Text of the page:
Methods Of New Target Identification

The ideal molecular drug target is one which has been discovered in-house and is proprietary. Alternatively, a receptor or enzyme discovered by a researcher at a university, the cDNA of which is available for licensing by the drug company, could also provide an effective and proprietary target. These targets are often discovered serendip-itously, or could be the result of extensive 'fishing expeditions' using protein biochemistry, immunology (antibody targeting), pharmacology, or molecular biology methods.

Cell and molecular biologists can identify a gene or genes responsible for the cellular variations seen in certain techniques employing subtractive cloning. Total mRNA from normal cells are compared with total mRNA from diseased or modified cells (called normalization). Usually, numerous genes are found to be modified or alternatively expressed, and the mRNA will be detected in the hybridization reactions. The real work comes in sequencing and identifying these genes, and ascertaining which are the unknown, novel sequences. Regarding the newly discovered genes, e.g. potential causes of cell transformation into cancerous tissue, many biochemical and cell biological experiments will be required to determine the function of the protein coded for by the new gene.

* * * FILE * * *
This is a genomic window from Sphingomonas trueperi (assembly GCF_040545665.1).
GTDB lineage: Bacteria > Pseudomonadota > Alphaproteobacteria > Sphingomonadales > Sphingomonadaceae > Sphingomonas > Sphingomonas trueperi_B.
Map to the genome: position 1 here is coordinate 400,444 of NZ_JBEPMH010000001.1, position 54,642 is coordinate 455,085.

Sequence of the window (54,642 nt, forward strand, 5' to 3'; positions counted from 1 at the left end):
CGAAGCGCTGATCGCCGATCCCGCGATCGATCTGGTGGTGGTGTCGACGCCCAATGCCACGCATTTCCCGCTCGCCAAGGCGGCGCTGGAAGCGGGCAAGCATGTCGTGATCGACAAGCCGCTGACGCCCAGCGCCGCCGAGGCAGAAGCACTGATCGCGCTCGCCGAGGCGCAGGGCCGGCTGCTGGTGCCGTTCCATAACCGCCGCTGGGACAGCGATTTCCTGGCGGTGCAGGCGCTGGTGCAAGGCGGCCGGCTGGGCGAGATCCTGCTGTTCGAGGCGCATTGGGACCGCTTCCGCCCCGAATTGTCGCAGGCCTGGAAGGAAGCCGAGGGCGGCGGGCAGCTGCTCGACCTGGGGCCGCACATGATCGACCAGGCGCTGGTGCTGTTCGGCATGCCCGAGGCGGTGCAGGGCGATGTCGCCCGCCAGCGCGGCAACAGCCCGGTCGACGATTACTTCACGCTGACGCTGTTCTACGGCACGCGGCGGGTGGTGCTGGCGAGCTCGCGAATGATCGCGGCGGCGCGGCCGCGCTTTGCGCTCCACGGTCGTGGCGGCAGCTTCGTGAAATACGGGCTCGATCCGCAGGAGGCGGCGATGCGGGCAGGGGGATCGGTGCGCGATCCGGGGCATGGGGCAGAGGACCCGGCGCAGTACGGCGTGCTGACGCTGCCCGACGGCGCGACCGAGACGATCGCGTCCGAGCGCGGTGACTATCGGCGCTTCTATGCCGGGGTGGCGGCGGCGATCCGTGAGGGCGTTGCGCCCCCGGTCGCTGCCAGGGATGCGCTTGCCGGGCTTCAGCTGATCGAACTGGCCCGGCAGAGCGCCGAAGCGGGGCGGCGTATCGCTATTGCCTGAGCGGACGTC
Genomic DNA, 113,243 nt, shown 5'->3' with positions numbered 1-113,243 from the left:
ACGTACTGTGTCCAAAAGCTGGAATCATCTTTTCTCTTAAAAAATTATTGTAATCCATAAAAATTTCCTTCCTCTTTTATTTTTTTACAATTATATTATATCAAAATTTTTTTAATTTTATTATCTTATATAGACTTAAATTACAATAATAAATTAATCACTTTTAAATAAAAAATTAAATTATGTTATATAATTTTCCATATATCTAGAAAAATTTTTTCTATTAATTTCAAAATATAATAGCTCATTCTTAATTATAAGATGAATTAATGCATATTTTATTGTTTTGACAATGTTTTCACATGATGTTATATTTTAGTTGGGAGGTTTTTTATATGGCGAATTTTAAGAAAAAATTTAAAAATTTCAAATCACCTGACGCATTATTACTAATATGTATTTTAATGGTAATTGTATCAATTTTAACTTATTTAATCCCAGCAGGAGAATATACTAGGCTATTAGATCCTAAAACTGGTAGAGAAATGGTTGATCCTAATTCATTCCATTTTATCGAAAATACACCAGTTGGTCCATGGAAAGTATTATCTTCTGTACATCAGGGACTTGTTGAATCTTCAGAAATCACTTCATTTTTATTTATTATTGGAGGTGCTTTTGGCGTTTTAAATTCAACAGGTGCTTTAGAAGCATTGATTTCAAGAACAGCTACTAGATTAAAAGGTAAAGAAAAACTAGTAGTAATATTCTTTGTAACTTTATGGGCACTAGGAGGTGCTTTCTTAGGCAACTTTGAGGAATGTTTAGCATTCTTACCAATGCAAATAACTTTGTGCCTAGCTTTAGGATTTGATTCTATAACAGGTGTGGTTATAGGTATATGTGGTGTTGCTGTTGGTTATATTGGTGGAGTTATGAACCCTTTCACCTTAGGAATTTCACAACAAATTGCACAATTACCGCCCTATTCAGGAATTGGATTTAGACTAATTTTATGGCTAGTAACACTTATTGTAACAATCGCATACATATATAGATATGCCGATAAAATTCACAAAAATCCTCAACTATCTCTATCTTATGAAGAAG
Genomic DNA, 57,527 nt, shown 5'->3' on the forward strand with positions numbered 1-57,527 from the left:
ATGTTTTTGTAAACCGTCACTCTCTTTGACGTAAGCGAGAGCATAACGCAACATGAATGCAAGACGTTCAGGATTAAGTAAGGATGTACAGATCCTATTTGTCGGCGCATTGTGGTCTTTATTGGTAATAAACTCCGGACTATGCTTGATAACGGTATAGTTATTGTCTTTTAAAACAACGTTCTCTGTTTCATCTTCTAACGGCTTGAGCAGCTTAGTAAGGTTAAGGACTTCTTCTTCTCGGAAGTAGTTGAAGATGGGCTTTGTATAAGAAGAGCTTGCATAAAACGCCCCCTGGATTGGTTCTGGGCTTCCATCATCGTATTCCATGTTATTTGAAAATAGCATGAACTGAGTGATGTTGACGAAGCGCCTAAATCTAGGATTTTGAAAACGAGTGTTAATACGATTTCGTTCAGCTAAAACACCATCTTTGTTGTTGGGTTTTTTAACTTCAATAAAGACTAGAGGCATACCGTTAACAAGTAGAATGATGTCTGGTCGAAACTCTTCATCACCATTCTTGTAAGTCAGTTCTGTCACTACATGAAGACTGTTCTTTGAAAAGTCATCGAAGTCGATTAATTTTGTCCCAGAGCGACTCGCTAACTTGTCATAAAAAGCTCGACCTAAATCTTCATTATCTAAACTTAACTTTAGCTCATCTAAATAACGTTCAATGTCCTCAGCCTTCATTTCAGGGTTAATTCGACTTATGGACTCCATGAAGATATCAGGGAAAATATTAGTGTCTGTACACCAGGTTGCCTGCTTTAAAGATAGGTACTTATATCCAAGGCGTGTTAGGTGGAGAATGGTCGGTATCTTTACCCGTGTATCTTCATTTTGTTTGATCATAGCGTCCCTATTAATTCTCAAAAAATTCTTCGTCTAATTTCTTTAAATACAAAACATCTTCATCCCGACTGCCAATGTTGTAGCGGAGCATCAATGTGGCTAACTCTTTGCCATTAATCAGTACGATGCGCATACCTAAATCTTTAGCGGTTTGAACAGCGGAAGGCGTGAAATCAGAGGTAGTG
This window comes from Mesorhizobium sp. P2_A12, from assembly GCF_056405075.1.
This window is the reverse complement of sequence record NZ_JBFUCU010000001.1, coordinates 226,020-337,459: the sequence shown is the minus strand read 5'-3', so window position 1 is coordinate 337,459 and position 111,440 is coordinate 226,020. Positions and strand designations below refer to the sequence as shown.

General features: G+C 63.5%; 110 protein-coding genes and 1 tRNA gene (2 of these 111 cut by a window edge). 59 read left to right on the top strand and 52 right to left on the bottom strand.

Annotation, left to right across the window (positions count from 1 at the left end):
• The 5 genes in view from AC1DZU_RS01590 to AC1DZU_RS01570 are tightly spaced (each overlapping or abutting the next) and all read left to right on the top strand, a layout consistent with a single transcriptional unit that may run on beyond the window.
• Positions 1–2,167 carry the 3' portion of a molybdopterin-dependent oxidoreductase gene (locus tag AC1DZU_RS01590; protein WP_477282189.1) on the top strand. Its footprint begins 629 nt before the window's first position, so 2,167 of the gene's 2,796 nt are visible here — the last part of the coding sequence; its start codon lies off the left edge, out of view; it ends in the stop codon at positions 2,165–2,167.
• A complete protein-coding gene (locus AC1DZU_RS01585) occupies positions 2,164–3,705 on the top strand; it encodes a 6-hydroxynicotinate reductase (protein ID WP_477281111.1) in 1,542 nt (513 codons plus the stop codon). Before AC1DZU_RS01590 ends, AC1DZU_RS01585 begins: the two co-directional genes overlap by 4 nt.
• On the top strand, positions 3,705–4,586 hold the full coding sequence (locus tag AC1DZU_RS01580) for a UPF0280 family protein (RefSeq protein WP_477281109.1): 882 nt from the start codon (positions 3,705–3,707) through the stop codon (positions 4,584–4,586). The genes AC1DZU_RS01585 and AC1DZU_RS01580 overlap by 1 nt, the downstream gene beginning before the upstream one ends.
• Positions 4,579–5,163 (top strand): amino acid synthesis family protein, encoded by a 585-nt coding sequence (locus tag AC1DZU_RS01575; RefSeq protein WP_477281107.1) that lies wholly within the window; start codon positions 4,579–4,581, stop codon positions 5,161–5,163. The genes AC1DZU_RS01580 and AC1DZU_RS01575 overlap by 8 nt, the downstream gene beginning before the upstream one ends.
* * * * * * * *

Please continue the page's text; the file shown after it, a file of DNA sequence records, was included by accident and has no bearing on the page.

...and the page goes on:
Another method of target identification is to raise monoclonal antibodies to cell-surface receptors derived from a cell suspected to be involved in the pathology targeted. Antibodies then identified by FACS (fluorescence activated cell sorting, or labeling techniques) as binding to the target cell are then used in functional assays to prevent a response thought to be critical for disease development. If an antibody can inhibit this response, the antibody is then used by protein biochemists to isolate the culpable receptor.

0 0

Post a comment